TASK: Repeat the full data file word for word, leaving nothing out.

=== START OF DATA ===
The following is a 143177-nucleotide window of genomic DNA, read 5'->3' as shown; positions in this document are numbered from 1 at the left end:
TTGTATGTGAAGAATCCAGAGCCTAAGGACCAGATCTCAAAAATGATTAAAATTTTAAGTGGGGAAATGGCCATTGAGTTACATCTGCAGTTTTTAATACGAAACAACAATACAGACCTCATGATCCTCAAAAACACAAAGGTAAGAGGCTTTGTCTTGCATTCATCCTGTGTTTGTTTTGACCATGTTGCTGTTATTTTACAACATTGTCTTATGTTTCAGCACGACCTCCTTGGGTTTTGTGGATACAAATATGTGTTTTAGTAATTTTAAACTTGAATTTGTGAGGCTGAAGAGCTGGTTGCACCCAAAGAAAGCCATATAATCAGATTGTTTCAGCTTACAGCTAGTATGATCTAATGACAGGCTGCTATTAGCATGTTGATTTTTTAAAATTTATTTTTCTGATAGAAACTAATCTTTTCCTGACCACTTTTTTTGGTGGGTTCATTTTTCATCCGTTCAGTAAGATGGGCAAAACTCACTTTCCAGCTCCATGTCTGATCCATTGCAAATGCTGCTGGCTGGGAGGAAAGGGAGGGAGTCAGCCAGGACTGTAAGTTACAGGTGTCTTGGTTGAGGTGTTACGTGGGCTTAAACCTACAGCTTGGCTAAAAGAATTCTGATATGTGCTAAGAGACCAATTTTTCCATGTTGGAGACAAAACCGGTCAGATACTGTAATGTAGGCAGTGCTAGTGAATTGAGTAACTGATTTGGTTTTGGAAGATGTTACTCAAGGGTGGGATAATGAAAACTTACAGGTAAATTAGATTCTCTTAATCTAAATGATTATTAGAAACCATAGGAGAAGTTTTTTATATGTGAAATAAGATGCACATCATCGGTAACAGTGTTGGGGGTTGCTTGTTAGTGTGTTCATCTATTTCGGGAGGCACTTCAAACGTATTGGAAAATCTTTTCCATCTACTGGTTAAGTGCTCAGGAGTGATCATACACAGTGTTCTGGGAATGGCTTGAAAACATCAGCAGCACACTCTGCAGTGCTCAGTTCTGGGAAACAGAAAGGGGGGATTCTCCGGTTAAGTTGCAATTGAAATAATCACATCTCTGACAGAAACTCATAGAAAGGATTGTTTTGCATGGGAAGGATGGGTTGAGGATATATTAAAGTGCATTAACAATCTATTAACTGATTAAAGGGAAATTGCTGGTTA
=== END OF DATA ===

The following is a 143177-nucleotide window of genomic DNA, read 5'->3' as shown; positions in this document are numbered from 1 at the left end:
TTGTATGTGAAGAATCCAGAGCCTAAGGACCAGATCTCAAAAATGATTAAAATTTTAAGTGGGGAAATGGCCATTGAGTTACATCTGCAGTTTTTAATACGAAACAACAATACAGACCTCATGATCCTCAAAAACACAAAGGTAAGAGGCTTTGTCTTGCATTCATCCTGTGTTTGTTTTGACCATGTTGCTGTTATTTTACAACATTGTCTTATGTTTCAGCACGACCTCCTTGGGTTTTGTGGATACAAATATGTGTTTTAGTAATTTTAAACTTGAATTTGTGAGGCTGAAGAGCTGGTTGCACCCAAAGAAAGCCATATAATCAGATTGTTTCAGCTTACAGCTAGTATGATCTAATGACAGGCTGCTATTAGCATGTTGATTTTTTAAAATTTATTTTTCTGATAGAAACTAATCTTTTCCTGACCACTTTTTTTGGTGGGTTCATTTTTCATCCGTTCAGTAAGATGGGCAAAACTCACTTTCCAGCTCCATGTCTGATCCATTGCAAATGCTGCTGGCTGGGAGGAAAGGGAGGGAGTCAGCCAGGACTGTAAGTTACAGGTGTCTTGGTTGAGGTGTTACGTGGGCTTAAACCTACAGCTTGGCTAAAAGAATTCTGATATGTGCTAAGAGACCAATTTTTCCATGTTGGAGACAAAACCGGTCAGATACTGTAATGTAGGCAGTGCTAGTGAATTGAGTAACTGATTTGGTTTTGGAAGATGTTACTCAAGGGTGGGATAATGAAAACTTACAGGTAAATTAGATTCTCTTAATCTAAATGATTATTAGAAACCATAGGAGAAGTTTTTTATATGTGAAATAAGATGCACATCATCGGTAACAGTGTTGGGGGTTGCTTGTTAGTGTGTTCATCTATTTCGGGAGGCACTTCAAACGTATTGGAAAATCTTTTCCATCTACTGGTTAAGTGCTCAGGAGTGATCATACACAGTGTTCTGGGAATGGCTTGAAAACATCAGCAGCACACTCTGCAGTGCTCAGTTCTGGGAAACAGAAAGGGGGGATTCTCCGGTTAAGTTGCAATTGAAATAATCACATCTCTGACAGAAACTCATAGAAAGGATTGTTTTGCATGGGAAGGATGGGTTGAGGATATATTAAAGTGCATTAACAATCTATTAACTGATTAAAGGGAAATTGCTGGTTA